Welsh cancer waiting times target to start from GP suspicion
Waiting times for cancer treatment will soon start from a GP’s point of suspicion, rather than diagnosis, the Welsh secretary for health and social services Vaughan Gething has announced.
A new single cancer pathway will be introduced, which will not only measure cancer waiting times, but will start a patient’s waiting time from the point of suspicion of cancer, Mr Gething said.
Along with this, the Welsh Government has announced £7m in funding with the aim of reducing cancer waiting times and delivering earlier diagnosis.
In total, £10m will be spent, as last November the Government announced £3m would be provided to fund the new single cancer pathway, replacing the existing urgent suspected and non-urgent suspected cancer pathways from June 2019.
At the time, Mr Gething said: 'The single pathway is for all cancer patients, whether referred by the GP or identified through an emergency presentation, an incidental finding, screening or during an appointment in secondary care.'
The scope of the new funding will include £3m to support diagnosis services such as endoscopy and radiology, in addition to procedures like gene and cell therapy.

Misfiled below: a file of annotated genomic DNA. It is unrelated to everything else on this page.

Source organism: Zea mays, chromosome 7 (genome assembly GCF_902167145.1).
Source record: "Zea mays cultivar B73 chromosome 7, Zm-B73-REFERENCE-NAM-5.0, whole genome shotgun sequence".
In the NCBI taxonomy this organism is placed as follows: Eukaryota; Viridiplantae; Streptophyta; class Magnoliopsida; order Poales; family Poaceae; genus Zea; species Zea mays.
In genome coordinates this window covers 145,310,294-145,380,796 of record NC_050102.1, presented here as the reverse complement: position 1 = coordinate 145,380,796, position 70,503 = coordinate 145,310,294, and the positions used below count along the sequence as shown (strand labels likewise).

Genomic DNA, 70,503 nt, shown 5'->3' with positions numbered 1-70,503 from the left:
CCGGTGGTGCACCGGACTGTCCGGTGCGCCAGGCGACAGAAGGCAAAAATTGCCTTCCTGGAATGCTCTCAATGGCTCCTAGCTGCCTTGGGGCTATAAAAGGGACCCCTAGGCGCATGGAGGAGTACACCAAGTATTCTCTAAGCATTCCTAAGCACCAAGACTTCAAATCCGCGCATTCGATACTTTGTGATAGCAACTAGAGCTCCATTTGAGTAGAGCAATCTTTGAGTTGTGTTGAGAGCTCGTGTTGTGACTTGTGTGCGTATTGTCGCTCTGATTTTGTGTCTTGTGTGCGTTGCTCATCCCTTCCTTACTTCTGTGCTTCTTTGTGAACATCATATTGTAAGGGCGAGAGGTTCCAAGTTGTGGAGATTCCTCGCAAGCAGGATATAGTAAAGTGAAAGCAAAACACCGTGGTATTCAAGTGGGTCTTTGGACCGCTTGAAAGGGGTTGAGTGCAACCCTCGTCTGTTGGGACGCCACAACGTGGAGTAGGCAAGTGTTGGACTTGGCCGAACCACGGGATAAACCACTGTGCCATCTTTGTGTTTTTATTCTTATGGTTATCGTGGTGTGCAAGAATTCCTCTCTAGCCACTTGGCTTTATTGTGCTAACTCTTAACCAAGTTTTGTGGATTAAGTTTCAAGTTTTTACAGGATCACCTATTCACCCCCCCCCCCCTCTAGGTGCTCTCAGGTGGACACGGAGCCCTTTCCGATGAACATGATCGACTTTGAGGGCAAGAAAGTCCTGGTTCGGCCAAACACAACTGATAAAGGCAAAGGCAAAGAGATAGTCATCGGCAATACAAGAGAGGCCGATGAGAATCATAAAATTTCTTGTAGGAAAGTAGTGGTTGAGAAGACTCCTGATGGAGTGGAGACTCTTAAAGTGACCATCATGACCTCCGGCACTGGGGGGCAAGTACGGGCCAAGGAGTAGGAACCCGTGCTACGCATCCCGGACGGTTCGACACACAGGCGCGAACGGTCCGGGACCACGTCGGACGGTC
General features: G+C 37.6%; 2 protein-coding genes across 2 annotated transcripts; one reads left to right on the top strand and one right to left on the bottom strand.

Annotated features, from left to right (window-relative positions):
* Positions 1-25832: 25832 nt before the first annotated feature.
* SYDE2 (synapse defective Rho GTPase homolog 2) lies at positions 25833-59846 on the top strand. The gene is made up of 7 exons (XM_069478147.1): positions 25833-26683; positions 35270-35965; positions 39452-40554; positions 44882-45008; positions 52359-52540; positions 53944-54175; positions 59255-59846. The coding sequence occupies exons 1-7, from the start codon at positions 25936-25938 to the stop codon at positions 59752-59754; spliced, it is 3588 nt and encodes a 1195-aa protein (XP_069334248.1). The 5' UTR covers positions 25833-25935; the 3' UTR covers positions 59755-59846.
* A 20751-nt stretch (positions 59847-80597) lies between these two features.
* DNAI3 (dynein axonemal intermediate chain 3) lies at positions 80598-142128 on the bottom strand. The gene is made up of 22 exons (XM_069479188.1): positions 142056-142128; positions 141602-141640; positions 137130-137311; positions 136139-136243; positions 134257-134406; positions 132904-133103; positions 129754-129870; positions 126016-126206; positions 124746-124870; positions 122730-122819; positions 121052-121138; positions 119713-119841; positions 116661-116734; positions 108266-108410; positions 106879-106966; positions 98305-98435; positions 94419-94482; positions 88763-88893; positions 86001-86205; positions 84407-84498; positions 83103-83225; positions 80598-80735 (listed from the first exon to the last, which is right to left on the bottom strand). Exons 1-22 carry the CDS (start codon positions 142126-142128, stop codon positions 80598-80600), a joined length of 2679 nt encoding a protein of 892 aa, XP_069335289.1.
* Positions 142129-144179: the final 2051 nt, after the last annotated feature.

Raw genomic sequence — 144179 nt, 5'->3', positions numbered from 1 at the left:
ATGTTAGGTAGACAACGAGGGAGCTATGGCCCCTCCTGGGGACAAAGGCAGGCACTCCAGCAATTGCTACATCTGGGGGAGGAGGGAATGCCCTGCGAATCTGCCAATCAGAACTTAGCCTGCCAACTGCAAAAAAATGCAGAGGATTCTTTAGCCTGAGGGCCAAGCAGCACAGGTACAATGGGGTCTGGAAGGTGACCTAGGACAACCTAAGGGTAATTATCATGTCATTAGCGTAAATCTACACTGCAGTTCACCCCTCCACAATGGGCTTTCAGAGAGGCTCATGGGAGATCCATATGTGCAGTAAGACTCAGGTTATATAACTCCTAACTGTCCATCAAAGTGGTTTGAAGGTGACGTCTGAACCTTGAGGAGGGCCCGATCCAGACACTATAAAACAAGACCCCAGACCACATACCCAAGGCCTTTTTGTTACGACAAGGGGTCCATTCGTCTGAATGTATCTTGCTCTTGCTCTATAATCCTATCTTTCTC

Another £3m will go to assessing how rehabilitation services are used and will focus on community-based prevention and early intervention to reduce unnecessary hospital admissions.
The remaining £1m will be split between supporting 1,000 Lives Improvement, a Public Health Wales-delivered service, and developing value-based healthcare.
BMA Welsh council chair David Bailey said it will be a huge help to alleviate GP workload.
Mr Bailey said: 'We don’t currently have two week waiting list rules, although hospitals do prioritise urgent suspected cancer referrals. Anything that shortens delays to referrals will be a huge help to overworked GPs, and we would welcome any investment into better access to diagnostics.'
Mr Gething said: ‘The funding I have announced today will ensure that health services in Wales develop innovative solutions and ensure that patients get the most out of health services.
He continued: ‘The investment will help unlock better ways of delivering services, provide consistency of care across Wales, and result in better outcomes for the people of Wales.’